by: Sandy Janack, Fifth Grade Social Studies Teacher
In fifth grade English class, students read “A Night Divided” by Jennifer A. Nielsen, about a family who wakes up one morning separated on either side of the Berlin Wall. Students learned about the challenges this barrier created for families and communities. Through a variety of guest speakers and hands-on, experiential projects, teachers attempted to build understanding and empathy about this time with the students.
In Social Studies, students learned about different types of governments that exist in the world to deepen their understanding of the events in the novel and this time in history. To further students' understanding, they also learned about the Berlin Airlift, one of the first acts of the Cold War. Students learned about the Allies' division of Germany and Berlin following World War II. The ensuing conflict between the Soviets and the other Allied countries cut West Berlin off from all food, coal, and other essential supplies due to a Soviet blockade.
Students learned about these events through the picture book “Mercedes and the Chocolate Pilot” by Margot Theis Raven, based on the true story of Captain Gail Halvorsen who repeatedly and compassionately dropped candy to the children in West Berlin from his plane to bring some joy during the challenging time. Children began writing letters to the pilot with requests for specific candies and to fly over their neighborhood. He founded "Operation Little Vittles," and dropped candy via miniature parachutes to the city's residents through 1948 and 1949. Years later, he even met up with some of those now-grown children as a celebrated hero. One of those women was Mercedes, about whom the picture book was written.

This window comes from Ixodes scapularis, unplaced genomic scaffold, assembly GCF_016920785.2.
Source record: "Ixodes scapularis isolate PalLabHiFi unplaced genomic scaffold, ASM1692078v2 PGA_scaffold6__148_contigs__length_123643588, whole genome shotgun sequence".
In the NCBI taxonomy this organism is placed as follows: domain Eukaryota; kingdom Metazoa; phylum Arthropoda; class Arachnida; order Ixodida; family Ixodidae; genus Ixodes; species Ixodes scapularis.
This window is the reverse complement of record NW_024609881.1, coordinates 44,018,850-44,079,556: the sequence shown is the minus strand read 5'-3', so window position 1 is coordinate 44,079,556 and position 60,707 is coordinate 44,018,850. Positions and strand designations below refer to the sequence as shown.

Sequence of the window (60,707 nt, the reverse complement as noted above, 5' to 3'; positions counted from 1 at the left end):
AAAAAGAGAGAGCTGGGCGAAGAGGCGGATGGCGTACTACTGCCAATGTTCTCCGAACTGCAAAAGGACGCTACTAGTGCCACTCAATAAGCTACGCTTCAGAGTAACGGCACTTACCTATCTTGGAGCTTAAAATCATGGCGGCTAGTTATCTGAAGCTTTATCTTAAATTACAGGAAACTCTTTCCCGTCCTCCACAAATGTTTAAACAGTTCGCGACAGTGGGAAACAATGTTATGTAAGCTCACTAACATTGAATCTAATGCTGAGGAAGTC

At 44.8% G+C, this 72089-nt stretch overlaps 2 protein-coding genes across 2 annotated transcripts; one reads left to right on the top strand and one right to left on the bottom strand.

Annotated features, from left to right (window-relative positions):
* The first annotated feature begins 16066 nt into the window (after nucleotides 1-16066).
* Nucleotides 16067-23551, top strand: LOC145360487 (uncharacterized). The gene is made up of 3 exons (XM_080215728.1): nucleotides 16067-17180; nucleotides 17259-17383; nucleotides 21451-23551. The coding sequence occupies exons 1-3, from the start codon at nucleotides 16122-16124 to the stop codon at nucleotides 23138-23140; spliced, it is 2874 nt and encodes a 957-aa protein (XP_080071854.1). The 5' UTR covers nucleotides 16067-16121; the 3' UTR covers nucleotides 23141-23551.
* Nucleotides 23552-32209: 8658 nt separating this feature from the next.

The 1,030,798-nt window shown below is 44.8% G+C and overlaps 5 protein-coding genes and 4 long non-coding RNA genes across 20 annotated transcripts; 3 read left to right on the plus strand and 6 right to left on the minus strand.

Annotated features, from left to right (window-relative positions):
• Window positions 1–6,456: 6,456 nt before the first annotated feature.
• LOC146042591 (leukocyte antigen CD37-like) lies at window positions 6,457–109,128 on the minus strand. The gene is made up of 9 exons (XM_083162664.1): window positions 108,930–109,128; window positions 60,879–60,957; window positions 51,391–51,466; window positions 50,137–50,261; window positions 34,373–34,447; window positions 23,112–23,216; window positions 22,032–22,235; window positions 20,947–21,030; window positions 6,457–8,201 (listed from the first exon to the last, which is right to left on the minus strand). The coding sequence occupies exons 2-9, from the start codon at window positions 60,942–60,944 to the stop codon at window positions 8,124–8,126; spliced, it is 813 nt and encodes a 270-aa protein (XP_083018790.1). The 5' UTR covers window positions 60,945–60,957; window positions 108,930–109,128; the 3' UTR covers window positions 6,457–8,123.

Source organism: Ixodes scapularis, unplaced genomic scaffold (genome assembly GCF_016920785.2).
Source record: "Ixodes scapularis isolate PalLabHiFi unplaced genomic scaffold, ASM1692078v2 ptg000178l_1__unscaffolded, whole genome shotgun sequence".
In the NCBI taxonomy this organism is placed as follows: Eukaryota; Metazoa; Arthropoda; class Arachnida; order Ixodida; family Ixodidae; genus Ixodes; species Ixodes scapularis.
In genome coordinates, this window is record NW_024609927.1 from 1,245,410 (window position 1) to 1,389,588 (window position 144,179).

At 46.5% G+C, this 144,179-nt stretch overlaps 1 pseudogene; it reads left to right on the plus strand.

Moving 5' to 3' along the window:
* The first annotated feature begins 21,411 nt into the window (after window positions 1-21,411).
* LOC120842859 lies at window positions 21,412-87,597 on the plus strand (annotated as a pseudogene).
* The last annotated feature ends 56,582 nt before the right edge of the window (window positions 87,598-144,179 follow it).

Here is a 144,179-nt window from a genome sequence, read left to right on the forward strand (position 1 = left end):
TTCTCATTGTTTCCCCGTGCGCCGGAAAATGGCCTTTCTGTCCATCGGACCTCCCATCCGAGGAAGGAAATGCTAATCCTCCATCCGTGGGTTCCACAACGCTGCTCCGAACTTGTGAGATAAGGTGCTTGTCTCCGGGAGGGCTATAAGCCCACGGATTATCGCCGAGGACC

At the 2020 Pinellas County National History Fair, an Upper School project won 2nd Place in the documentary category. Nico Bottoni ‘21, Jonathan Currie ‘21, Gregory Glasscock ‘21, Zach Hahn ‘21 and Leddon Zwack ‘21 had a ten-minute documentary film entitled “Colonel Gail Halvorsen: Breaking Barriers during the Berlin Airlift.” The team was lucky enough to have a phone interview with Colonel Gail Halvorsen as a first hand resource! To add to the Middle School learning and resources, Jonathan Currie and Gregory Glasscock presented their project to the younger Chargers and shared some of what they had learned.
The Upper School Operation Little Vittles project qualified to move on to the State competition. You can watch the video here. Good luck boys!